The role of the camera in modern architecture cannot be understated; it contributed both the dissemination of previously inaccessible architectural work and to the corruption of that information. The photograph imparts the confidence of reality despite its technical limitations, to say nothing of intentional artistic manipulation. A building learned from photographs is not the same as a building lived in. A building copied from photographs copies only its superficial qualities. The incongruity between life and the photographic image works both ways.
There are harsh buildings that are difficult to maintain and uncomfortable to inhabit that also provide the opportunity for strikingly dramatic, even sublime, photography because of their roughly contrasting materials and stark handling of the play of light. There are others that look drab, uneventful, and even wrong in photographs that turn out to have an incredibly surprising life when activating by their use that is extremely appropriate and dignified for the type of worship it supports.
I had that experience at Pastoor van Ars, Den Haag (St John Vianney, The Hague). Its published documentation suggests it might falls into the heroic-artistic camp, but it is so hopelessly difficult to describe in print. Honestly, I nearly skipped it on my itinerary but went because I was able to time my visit with a mass and because it is in too many standard history texts not to have seen given the near opportunity. I also had an inkling that there was more to it than its photographs and descriptions reveal, especially given van Eyck's involvement with Team X. Walking in, I honestly did not recognize it. And the way it framed the liturgy lent an unparalleled sense of ritual intentionality and straightforwardness. I couldn't wait to come home and publish my photos to finally explain the warmth of the space and the softness of the walls... but of course, they look almost as stoic and harsh as all the rest and can't capture all of the overlapping spaces and views.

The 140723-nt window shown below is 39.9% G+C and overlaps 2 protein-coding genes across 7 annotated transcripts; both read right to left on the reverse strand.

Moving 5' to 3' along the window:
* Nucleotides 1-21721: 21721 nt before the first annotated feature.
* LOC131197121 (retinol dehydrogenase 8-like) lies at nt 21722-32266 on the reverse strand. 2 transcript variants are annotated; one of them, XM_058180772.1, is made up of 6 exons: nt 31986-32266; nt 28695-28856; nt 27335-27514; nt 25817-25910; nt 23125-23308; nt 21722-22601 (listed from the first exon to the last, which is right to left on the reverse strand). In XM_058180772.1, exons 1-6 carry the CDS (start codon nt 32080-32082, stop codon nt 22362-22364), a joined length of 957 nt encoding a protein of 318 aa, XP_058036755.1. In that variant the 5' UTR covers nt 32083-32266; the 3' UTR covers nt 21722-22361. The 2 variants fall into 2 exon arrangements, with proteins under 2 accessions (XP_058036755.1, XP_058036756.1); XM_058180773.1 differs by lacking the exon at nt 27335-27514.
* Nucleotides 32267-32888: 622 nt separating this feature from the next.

But can they be churches?
Perhaps you are ready to acknowledge the beauty of a concrete factory, the propriety of its form and material to its purpose, the legibility of its use.
Saying that a building “doesn’t look like a church” is not a valid criticism. This does not mean that the confusion of building types is not problematic, nor does it mean that cultural conventions are irrelevant. A church needs to embody, express, and enable the church. Rather, its invalidity rests in the limitation of the preconceived models of what does not look like a church (often more than those about what a church does look like). The criticism that a building "doesn't look like a church" says more about the viewer than it does about the building. It also tends to focus on the externalities and superficial image of a building rather than the interior character or quality.
My daughters often surprised me as toddlers with their reactions to church buildings that even I would have thought might fall outside legibility as churches. Yet they identify them as church as respond with their childlike wonder, awe, reverence, and prayer. They respond to what a church is about far more than the culturally acquired affectations of churchiness.
That is not to say that there are no helpful directives or principles. Consider as an example what Redemptionis Sacramentum says of sacred vessels: